At the Italian Open this week, the male singles winner will pocket $8.5 million in prize money, while the female singles winner will only get $3.9 million, despite both sets of players taking part in best of three sets matches. In addition, ticket prices for both the male and female games are capped at the same price throughout the competition.
The issue relating to competition prize money has been a hot topic recently, with Iga Swiatek sharing her views on inequality in April. Ahead of the Italian Open, Badosa, who is a leader of the Professional Tennis Players Association, spoke to the press and said players have little say and cannot share opinions freely on the topic of equal prize money.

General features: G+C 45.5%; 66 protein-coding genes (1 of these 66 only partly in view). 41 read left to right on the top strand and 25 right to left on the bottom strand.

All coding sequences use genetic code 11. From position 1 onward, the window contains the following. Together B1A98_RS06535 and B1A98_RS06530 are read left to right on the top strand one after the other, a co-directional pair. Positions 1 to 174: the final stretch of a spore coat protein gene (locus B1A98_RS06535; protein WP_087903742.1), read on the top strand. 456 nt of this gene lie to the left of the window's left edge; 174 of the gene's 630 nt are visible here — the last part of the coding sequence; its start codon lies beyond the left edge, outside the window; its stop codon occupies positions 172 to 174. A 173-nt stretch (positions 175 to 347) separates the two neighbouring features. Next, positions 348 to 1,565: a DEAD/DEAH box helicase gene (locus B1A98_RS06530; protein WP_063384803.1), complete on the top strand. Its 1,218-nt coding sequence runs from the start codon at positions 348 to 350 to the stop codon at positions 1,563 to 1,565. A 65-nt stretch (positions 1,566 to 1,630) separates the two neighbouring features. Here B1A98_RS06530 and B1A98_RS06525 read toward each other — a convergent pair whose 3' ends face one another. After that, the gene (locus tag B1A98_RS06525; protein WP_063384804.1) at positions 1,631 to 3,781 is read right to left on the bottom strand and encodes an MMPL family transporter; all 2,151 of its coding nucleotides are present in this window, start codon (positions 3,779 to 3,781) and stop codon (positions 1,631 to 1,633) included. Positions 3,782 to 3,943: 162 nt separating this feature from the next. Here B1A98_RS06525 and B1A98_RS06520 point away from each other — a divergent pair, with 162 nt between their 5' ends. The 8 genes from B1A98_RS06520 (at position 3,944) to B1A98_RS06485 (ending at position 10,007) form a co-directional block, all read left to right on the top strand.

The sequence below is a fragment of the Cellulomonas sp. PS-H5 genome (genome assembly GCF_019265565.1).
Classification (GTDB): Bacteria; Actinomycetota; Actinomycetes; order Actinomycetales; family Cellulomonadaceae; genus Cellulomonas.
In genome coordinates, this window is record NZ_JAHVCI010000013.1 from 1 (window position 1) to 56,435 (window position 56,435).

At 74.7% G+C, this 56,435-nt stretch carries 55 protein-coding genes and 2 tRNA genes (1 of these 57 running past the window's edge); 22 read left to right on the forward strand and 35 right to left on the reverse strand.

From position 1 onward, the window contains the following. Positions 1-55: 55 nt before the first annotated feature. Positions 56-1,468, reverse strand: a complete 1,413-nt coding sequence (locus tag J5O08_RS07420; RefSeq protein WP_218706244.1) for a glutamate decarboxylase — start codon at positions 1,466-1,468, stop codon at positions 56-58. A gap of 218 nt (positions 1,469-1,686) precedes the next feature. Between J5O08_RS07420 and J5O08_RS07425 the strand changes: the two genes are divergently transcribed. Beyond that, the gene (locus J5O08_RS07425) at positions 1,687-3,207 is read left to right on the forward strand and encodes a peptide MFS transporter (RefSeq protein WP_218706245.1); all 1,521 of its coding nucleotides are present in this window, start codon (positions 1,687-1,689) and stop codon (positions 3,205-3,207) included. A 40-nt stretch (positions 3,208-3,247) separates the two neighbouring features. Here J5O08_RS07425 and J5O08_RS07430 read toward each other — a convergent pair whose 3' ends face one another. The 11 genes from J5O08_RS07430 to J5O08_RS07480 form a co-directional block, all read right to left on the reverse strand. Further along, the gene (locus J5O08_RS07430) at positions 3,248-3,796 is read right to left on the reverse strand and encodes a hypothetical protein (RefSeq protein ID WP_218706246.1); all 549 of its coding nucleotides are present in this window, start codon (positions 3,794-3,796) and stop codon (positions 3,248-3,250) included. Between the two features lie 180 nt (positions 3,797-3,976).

"I don’t know why it’s not equal right now, They don’t inform us. They say this is what you get and you have to play.”
Another player to voice their opposition towards the difference in prize money before the competition in Rome was Ons Jabeur. The 28-year-old Tunisian player did not hold back when sharing her opinion on the issue and believed the competition organisers are the people accountable for the inequality.
“It’s really frustrating, It’s time for change. It’s time for the tournament to do better."
It remains to be seen whether competition organisers will adapt to ongoing player concerns about the huge gulfs in prize money between male and female players. However, the views of Jabeur and Badosa highlight the fact that players will continue to provide opposition until organisers find ways to resolve this long-term problem.